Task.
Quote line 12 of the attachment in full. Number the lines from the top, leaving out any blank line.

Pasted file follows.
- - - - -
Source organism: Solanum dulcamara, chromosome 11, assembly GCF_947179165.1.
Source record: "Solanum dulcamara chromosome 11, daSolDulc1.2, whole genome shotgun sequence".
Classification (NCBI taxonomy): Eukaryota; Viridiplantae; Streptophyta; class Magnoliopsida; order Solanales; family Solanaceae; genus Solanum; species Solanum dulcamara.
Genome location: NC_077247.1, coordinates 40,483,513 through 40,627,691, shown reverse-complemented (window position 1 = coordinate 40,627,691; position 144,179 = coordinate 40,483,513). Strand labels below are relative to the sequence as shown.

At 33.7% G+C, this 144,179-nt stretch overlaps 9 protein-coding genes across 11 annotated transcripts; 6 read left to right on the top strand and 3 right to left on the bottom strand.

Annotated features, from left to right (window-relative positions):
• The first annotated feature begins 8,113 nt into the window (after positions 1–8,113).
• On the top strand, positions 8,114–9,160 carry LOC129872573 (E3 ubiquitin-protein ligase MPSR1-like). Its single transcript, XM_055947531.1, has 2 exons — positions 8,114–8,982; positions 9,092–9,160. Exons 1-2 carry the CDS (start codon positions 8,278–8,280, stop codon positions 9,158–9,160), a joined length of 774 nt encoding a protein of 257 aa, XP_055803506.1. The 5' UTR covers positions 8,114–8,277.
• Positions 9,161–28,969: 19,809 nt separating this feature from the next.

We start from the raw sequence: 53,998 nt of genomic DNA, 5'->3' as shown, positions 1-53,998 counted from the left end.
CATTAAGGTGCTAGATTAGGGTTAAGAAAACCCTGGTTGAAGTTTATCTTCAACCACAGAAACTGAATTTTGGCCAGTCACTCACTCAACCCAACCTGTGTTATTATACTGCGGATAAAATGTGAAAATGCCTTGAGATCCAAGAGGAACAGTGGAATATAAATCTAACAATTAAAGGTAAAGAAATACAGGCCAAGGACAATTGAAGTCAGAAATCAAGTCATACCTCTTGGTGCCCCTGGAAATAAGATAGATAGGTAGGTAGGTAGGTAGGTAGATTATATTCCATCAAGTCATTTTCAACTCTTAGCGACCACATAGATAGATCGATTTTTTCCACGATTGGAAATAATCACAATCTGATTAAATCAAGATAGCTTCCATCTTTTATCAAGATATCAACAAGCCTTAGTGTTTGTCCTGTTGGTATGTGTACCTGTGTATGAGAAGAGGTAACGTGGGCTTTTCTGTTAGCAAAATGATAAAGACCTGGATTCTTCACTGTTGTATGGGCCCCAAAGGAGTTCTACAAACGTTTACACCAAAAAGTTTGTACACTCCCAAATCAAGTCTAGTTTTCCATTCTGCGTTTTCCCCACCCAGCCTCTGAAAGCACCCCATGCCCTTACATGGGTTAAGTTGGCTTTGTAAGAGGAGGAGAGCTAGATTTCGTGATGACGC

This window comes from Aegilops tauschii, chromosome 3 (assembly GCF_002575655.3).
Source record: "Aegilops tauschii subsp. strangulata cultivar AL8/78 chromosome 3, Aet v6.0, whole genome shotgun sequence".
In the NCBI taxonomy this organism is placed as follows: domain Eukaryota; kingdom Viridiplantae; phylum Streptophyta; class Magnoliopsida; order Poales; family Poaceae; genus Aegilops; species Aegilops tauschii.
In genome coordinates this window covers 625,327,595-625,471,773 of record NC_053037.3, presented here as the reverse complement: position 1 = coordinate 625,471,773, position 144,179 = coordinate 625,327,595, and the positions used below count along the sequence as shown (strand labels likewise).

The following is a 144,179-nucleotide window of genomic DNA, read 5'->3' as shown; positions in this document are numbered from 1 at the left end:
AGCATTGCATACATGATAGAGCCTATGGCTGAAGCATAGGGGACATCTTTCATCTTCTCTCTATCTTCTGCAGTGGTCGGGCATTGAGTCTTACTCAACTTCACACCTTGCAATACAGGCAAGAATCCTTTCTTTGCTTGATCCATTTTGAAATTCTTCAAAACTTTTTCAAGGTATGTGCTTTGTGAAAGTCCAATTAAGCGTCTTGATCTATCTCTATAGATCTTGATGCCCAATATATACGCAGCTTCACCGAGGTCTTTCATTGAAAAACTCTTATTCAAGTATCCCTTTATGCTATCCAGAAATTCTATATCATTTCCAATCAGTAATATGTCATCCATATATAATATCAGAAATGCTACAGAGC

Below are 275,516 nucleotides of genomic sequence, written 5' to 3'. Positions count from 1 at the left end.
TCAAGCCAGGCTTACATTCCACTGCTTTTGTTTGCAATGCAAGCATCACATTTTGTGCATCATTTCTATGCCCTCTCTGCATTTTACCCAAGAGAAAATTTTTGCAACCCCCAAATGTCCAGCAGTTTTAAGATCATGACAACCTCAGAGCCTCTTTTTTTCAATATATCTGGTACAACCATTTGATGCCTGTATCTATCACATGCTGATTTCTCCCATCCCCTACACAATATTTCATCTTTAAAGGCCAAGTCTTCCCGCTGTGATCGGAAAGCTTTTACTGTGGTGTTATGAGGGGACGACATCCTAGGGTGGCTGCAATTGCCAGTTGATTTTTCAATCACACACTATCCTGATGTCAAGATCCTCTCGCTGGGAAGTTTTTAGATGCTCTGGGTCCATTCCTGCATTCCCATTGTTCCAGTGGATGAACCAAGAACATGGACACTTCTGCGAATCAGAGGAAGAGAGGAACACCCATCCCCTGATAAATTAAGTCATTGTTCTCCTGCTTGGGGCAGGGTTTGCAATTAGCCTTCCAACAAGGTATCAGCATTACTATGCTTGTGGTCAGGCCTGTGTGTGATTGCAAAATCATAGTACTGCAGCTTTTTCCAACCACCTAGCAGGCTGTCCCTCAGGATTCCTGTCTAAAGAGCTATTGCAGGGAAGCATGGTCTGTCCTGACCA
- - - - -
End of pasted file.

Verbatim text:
This window comes from Aegilops tauschii, chromosome 3 (assembly GCF_002575655.3).